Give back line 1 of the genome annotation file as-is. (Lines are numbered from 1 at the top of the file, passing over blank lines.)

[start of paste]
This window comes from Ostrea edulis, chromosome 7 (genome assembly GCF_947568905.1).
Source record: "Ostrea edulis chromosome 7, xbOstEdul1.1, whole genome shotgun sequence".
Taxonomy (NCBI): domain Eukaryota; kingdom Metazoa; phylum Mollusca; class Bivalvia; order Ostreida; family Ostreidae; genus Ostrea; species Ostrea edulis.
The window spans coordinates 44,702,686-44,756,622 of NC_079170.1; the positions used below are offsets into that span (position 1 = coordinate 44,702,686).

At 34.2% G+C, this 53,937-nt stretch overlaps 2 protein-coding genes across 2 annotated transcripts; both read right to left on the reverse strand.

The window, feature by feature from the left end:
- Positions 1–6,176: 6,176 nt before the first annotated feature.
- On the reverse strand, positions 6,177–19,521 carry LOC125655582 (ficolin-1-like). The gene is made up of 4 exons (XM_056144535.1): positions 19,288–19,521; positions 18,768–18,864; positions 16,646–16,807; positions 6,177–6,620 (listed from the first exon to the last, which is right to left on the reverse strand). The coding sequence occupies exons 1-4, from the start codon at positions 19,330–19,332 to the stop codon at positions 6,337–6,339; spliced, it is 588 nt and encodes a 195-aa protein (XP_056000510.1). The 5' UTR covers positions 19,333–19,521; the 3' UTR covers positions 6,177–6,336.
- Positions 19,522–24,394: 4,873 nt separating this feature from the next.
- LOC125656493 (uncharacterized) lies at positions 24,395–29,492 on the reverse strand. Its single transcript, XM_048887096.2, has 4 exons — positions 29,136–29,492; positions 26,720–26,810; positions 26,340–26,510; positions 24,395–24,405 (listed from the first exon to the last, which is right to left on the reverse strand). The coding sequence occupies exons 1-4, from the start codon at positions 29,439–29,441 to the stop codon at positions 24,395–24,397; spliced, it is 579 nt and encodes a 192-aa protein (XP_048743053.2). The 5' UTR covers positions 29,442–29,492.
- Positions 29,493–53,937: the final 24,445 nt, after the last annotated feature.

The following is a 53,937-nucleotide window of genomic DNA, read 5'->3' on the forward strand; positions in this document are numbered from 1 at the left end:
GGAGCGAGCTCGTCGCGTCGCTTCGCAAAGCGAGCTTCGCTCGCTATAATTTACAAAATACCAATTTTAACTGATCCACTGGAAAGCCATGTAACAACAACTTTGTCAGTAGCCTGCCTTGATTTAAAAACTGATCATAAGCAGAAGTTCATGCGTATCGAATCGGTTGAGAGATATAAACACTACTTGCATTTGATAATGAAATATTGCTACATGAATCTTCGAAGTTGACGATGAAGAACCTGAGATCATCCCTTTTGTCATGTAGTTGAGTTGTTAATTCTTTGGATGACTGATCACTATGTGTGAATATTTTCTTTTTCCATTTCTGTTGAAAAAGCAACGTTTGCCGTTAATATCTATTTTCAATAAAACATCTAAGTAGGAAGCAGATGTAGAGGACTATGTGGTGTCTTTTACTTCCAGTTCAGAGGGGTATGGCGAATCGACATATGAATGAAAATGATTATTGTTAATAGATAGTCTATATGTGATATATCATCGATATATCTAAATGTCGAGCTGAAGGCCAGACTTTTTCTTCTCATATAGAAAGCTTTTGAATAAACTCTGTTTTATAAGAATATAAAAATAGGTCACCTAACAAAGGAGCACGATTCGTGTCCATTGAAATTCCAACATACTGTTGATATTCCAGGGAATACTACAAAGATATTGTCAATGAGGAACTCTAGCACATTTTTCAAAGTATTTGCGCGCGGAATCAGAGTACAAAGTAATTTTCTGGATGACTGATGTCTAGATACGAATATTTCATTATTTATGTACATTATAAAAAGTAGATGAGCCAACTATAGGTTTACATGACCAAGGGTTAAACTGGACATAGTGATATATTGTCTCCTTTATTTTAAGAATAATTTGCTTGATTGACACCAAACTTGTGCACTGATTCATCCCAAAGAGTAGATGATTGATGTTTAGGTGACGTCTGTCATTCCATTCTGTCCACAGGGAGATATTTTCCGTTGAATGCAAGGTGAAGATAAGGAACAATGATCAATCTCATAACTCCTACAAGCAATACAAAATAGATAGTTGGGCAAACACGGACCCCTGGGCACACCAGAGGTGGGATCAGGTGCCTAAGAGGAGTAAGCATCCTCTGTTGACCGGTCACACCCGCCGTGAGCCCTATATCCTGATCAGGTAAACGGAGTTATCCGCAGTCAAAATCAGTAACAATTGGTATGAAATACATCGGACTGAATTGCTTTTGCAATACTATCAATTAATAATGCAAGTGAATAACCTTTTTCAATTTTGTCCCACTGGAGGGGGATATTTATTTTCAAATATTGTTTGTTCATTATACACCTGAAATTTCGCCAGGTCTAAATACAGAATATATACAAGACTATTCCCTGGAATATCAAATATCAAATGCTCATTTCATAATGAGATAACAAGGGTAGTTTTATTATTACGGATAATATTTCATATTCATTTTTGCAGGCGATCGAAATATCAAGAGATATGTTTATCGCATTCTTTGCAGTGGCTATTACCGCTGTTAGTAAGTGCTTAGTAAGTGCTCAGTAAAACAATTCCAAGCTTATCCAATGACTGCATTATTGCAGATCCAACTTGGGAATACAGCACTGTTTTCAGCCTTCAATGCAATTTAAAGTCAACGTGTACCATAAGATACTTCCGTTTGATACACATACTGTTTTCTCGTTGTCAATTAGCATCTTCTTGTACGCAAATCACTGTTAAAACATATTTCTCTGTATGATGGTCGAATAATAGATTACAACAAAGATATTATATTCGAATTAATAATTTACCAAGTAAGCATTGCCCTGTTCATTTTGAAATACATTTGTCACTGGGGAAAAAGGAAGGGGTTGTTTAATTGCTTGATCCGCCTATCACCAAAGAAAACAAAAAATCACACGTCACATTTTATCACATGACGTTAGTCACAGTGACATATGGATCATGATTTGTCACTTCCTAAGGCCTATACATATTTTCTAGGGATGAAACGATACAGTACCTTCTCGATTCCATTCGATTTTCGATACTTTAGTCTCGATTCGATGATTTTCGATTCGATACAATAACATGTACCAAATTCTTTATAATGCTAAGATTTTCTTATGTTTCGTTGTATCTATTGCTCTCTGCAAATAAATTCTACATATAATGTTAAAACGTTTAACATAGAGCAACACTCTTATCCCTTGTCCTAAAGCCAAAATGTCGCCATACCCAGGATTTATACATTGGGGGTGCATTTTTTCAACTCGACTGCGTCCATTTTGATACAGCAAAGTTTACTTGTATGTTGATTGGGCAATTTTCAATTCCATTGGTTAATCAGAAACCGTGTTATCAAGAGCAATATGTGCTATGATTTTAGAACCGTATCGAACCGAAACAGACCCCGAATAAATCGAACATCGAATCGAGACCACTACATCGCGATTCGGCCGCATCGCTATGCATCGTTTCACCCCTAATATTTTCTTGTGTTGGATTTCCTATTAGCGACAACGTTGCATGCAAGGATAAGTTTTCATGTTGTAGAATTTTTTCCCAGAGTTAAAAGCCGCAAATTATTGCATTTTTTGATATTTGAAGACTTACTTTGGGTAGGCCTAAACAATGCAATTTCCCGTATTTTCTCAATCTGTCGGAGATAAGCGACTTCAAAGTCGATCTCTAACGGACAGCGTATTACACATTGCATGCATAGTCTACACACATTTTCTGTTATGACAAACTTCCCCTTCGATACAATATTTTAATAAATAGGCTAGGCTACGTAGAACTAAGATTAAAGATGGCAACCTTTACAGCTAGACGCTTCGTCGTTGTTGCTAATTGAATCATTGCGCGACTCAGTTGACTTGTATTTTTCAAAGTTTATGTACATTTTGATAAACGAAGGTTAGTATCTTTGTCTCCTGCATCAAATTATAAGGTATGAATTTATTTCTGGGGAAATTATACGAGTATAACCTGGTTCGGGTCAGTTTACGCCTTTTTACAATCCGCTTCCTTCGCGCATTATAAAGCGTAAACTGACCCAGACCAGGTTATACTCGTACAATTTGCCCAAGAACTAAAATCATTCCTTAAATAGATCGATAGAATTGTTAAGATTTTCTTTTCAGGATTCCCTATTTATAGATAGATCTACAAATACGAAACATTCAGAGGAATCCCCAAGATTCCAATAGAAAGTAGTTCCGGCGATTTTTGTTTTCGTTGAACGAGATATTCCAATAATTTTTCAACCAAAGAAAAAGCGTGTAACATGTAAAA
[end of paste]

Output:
This window comes from Ostrea edulis, chromosome 7 (genome assembly GCF_947568905.1).